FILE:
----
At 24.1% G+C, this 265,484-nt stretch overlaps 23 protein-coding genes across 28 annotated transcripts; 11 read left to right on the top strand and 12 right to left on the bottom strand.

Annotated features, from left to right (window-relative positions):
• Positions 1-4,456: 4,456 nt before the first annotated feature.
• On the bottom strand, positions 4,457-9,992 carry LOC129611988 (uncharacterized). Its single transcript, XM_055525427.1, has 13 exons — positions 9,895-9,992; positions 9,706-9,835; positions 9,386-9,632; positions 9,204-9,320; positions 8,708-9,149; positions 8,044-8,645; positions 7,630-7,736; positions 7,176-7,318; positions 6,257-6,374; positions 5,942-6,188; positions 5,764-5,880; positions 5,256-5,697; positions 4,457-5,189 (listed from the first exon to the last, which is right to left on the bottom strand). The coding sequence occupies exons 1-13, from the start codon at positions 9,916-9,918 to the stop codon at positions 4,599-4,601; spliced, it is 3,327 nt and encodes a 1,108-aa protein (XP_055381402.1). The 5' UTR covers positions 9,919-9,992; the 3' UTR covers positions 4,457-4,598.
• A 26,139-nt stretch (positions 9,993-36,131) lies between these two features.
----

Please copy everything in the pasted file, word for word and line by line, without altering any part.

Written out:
At 24.1% G+C, this 265,484-nt stretch overlaps 23 protein-coding genes across 28 annotated transcripts; 11 read left to right on the top strand and 12 right to left on the bottom strand.

Annotated features, from left to right (window-relative positions):
• Positions 1-4,456: 4,456 nt before the first annotated feature.
• On the bottom strand, positions 4,457-9,992 carry LOC129611988 (uncharacterized). Its single transcript, XM_055525427.1, has 13 exons — positions 9,895-9,992; positions 9,706-9,835; positions 9,386-9,632; positions 9,204-9,320; positions 8,708-9,149; positions 8,044-8,645; positions 7,630-7,736; positions 7,176-7,318; positions 6,257-6,374; positions 5,942-6,188; positions 5,764-5,880; positions 5,256-5,697; positions 4,457-5,189 (listed from the first exon to the last, which is right to left on the bottom strand). The coding sequence occupies exons 1-13, from the start codon at positions 9,916-9,918 to the stop codon at positions 4,599-4,601; spliced, it is 3,327 nt and encodes a 1,108-aa protein (XP_055381402.1). The 5' UTR covers positions 9,919-9,992; the 3' UTR covers positions 4,457-4,598.
• A 26,139-nt stretch (positions 9,993-36,131) lies between these two features.